Have you considered rainwater harvesting for you home, but been held back by the prospect of “running out of water”? It’s a valid concern that is common among anyone considering collecting rainwater for their home use.
In this article, we unpack this question of “running out of water” and dive into the details of safeguards and calculations used to ensure water is always readily available.
When we started designing and installing rainwater harvesting systems in 2012, we decided that the only way that these would be valuable to people in the U.S. would be if they could still live like people in the U.S. Meaning, high-quality water, good water pressure, and a deep sense of security in knowing that they have as much water as they need.
That was our criteria for our systems.
- High-quality water
- Good pressure (Better than average)
- Sufficient water availability
Since then, every system we have designed and installed has met these conditions.
Local Rainfall Data
The first point to remediate this concern is 100-year rainfall data. That’s right. For every system we design and install, we pull historic rainfall data for that geographic region and use the data to create an average annual and monthly rainfall calculation.
Where we are in the southeast, rainfall occurs often enough to provide adequate rain supply for an average-size home. It rains about 50 inches per year in Knoxville, TN. We also work in Asheville, NC and Nashville, TN where it averages about the same 50 inches per year.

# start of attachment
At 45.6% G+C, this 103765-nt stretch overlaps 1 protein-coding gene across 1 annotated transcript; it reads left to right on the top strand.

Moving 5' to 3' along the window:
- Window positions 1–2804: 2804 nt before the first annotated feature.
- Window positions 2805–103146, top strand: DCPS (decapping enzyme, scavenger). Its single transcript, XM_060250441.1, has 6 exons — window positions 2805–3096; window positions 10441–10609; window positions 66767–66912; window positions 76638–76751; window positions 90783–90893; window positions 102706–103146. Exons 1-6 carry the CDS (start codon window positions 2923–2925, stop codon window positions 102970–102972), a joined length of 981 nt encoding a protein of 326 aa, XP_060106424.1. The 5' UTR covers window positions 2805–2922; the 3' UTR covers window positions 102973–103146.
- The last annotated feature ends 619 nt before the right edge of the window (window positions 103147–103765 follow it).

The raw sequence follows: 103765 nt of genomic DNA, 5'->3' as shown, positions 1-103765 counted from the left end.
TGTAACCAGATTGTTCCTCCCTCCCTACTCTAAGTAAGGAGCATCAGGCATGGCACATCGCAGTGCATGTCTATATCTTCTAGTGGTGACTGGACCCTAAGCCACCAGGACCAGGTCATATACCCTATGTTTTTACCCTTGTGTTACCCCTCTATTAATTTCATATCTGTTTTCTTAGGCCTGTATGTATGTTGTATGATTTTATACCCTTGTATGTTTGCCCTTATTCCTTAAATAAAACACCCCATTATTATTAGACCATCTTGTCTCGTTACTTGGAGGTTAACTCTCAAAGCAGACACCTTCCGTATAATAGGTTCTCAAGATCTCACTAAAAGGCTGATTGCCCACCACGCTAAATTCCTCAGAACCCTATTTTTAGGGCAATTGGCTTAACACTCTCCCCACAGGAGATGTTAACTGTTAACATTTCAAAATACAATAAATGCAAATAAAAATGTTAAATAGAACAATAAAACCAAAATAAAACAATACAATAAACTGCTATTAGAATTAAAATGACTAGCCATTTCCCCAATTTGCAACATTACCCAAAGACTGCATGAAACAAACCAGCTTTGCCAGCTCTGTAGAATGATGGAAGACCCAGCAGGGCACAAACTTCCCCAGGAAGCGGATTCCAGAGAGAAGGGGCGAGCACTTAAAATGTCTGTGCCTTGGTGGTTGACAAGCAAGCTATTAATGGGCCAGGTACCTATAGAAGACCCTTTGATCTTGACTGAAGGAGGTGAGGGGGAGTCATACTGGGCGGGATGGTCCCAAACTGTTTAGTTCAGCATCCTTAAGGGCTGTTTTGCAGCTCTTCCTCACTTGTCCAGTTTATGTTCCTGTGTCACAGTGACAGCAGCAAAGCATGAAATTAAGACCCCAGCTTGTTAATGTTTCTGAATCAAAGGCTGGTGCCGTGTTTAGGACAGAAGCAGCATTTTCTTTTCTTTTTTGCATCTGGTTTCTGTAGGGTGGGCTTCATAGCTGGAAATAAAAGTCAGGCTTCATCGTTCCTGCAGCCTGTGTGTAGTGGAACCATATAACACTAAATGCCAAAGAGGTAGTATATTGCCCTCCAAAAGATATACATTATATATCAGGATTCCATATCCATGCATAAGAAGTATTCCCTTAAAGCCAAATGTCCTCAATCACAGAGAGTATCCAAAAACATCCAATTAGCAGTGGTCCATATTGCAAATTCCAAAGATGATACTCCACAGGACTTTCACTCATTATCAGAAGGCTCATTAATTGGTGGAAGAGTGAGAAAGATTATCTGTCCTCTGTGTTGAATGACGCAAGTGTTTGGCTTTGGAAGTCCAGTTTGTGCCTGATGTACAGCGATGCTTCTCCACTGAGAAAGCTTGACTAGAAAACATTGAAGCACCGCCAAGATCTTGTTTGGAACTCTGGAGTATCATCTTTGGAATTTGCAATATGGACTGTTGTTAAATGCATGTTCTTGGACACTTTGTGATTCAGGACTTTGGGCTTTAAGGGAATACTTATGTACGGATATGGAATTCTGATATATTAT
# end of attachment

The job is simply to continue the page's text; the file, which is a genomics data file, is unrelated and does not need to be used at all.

When designing a rainwater harvesting system, many homeowners have access to a secondary water source via municipal water or a well. We will often install an automatic crossover to that secondary source that automatically and seamlessly switches over to that secondary source in case of prolonged drought.
Fill ports come standard on all our systems. This allows for a tanker truck to easily deliver water and fill the rainwater tanks in case of prolonged drought. Local fire stations will generally deliver water for a small donation.
Chances of Running Out
During the design phase, calculations are made that show how many gallons of water the homeowner can expect to have at any given time during the year. In most cases, the water that is collected surpasses the estimated water demand the homeowner and their family would need.
Storage Size Calculation
The amount of storage used in a system design is a matter of efficiency. Too little storage and there won’t be enough reserve for between rainfall events. Too much storage and the homeowner will have simply paid for empty space that will rarely ever be filled with rainwater.
Now, there is a rainwater storage “sweet spot” and the homeowner can choose whether to be on the smaller or larger ends of that sweet spot. Thankfully, storage is often easy to add-on later down the road, especially in aboveground storage situations.
This is one of the most important data points to know if the homeowner will have sufficient water for the entire year – roof footprint. This isn’t the sq. ft. of the roof, but rather a measurement of how big the roof is from a top-down view. This will help us determine how much rain the roof can collect.
Family Size / Demand
How much water does the average person use every day? Does this family plan to use the water for heavy irrigation? What about livestock? Water usage calculations are very important.